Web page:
Ah, we finally made it to Goddard. Already the school of Page McConnell, almost a year later, it would become where Trey and Jon would finish their studies as well. Goddard College is a very interesting place that unfortunately is under threat of disappearing forever. In fact, it has already changed, for better or for worse, when it ended its traditional residential undergrad program in 2002. Located in Plainfield, Vermont, just east of Montpelier, the capital, Goddard College grew from a preparatory school for Tufts College in Medford, MA to its own college in 1938. The college was founded under the progressive principles of John Dewey. The school is unique in that instead of traditional curriculum, the student gets to choose their own curriculum and experiences and have narrative transcripts from the advisors and teachers to guide them as opposed to letter grades. It’s in this free form learning that allowed Phish to spread their wings. Other notable alumni of Goddard include playwright David Mamet, Jonathan Katz of Dr. Katz fame, William H. Macy, and lyricist Howard Ashman.
This show as played in the cafeteria of the Haybarn, one of the oldest and most classic buildings on Goddard’s campus. The campus is of note in that they took an old farm and made the existing buildings the school. It’s worth a trip if you’re in central Vermont. The Haybarn is pictured in the center of the above photo. You might think “Another short set? Please.” BUT DO NOT MOVE ON! THIS IS MUST-LISTEN PHISH. The “Mike’s Song” is a bit of a throwaway. The heart of this recording is the “Whipping Post Jam”. It is as good a jam as you’ll find in the band’s career. I feel it has been so overlooked at how locked in this band has been from very early on in their career. This is 27 minutes of where the band is going! There’s “Norwegian Wood” teases from Mike. There’s “The Other One” teases. In my first post, I said Phish could have been Vermont’s best Grateful Dead cover band. This is the closest the band comes to BEING the Grateful Dead. It’s as if they channeled ’67-’68 Dead in this jam. It has that wild, unified cacophony feel that capsulated those early Dead jams so well. I don’t hear Whipping Post at all in the jam so I’m unsure where that link came from but it doesn’t matter. We get some great ambient guitar parts while Page plays a nice piano solo over Mike’s bass and Jon’s steady cymbals. You tell it’s building. Even Jeff plays a great rhythm part with Jon’s drumming. The so far unweildy five-piece is actually sounding great for once. The tension and build is steady for a good solid 3-4 minutes and then there’s a shift, the drums change and there’s a slide guitar cue and then it gets into some early Pink Floyd vibes as well, as if anything can happen with the mood and atmosphere created. At 9 minutes in, the building tension finally releases and we’ve gone over the edge. The band begins charging along. The tempo increases and all members begin putting things in motion. The “Other One” teases hit but it’s about more than that as Trey keeps soloing over them. It almost all disintegrates but the twin guitars of Trey and Jeff just drive harder, taking the jam in a new direction. This gallop goes for another 9 minutes, slowing and speeding, bending the flow to create new ideas. it’s frenetic and well-paced but nothing compared to what begins at the 19 minute mark. There’s a few “Dark Star” teases and also some “Slave to the Traffic Light” quoted but the band hits its first ever peak. The uplifting chord profession seeps out of everyone as Trey flies over the top. PURE GLORY. I’d put it against anything I’ve heard so far in the catalog and the fact they were playing like this LESS THAN TWO YEARS after their first show is nothing less than astounding. The jam then ends with a reggae jam that sounds like the start of “Harry Hood”. If you have to come back down, at least let ’em dance right?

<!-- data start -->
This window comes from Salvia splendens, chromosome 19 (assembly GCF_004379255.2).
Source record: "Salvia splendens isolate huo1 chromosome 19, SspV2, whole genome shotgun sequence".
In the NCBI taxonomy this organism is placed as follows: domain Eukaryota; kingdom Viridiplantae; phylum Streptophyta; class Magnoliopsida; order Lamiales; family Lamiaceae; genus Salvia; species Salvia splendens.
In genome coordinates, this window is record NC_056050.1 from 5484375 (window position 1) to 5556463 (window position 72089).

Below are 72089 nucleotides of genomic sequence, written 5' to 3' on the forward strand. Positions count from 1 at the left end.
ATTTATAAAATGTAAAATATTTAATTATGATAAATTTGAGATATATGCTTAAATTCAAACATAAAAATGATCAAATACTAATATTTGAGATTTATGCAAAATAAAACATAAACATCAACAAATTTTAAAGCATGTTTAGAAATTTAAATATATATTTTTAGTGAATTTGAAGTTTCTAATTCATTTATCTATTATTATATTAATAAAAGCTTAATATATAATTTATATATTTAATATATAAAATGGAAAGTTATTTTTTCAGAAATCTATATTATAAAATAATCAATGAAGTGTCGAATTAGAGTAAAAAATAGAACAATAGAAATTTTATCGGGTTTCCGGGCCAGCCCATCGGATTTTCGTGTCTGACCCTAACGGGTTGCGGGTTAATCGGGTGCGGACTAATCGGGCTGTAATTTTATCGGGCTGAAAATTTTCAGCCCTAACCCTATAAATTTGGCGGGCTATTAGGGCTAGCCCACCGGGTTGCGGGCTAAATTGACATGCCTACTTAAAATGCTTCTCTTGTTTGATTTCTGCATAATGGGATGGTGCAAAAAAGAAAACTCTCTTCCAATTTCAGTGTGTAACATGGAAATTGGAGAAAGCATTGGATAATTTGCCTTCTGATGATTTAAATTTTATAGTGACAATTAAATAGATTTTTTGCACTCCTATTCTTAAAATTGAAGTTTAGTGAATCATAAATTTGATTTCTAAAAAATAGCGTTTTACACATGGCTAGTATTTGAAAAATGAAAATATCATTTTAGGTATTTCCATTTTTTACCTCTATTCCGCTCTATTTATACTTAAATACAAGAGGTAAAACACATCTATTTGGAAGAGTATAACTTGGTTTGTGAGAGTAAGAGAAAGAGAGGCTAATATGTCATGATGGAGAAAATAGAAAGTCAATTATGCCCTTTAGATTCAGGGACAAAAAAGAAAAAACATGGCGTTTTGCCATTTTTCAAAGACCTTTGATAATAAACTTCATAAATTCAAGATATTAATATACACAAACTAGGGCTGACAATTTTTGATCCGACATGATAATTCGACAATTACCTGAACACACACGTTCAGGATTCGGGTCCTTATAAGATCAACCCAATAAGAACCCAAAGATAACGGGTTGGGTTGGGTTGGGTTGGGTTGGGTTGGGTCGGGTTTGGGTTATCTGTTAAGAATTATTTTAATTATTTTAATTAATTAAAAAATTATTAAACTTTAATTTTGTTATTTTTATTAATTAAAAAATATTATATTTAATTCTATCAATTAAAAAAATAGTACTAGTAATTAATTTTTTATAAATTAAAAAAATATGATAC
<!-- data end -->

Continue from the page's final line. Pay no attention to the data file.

The tape then fades out and when it comes back in we’re deep in “Run Like An Antelope”. It has some good playing and the song is starting to get its signature feel but there’s not too much noteworthy about this version. The recording then closes with a “Dave’s Energy Guide” that is similar to other versions except it goes off the rails and is a bit more wild. But the jam. Holy cow! It’s such a harbinger of what’s too come from Phish. Luckily the band was successful or else this would be a mark of what could have been. The show is also important because it’s well-marked as the show where Mike had a “peak experience” or his epiphany. It was at this show, most likely during that jam, that he decided he wanted to play music for the rest of his life. He explains in Phish: The Biography by Parke Puterbaugh,
“It was the night I decided I wanted to make music a full-time career. I wrote two full journals just about that one night of playing. I had this incredible self-actualization, and I dedicated all future journals to figuring out what happened that night and what makes a peak experience like that occur.”
[Puterbaugh] asked whether that particular show was taped and whether the band might ever release it.
“I taped it, but I’ve never even listened to it,” he said. “I vowed never to listen to it. There’s no possible way that listening to it would ever be the same. It would be like being an entirely different person listening. So I just wanted to save the memory.”
With an experience like what I heard, I don’t blame him either. Moving on to a big year in 1986! Next on “One Show at a Time”.